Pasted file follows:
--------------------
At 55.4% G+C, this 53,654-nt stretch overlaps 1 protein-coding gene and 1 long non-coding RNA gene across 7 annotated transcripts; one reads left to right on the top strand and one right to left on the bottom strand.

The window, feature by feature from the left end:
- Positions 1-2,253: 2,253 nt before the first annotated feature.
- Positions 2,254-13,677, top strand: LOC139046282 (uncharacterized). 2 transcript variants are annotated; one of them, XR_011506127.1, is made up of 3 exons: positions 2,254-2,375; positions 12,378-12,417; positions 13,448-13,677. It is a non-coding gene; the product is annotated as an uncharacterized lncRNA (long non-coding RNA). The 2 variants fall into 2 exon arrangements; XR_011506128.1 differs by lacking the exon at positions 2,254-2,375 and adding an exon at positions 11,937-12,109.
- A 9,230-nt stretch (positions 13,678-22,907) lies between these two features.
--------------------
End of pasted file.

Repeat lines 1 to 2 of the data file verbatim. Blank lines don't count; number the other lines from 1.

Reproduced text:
At 55.4% G+C, this 53,654-nt stretch overlaps 1 protein-coding gene and 1 long non-coding RNA gene across 7 annotated transcripts; one reads left to right on the top strand and one right to left on the bottom strand.

The window, feature by feature from the left end: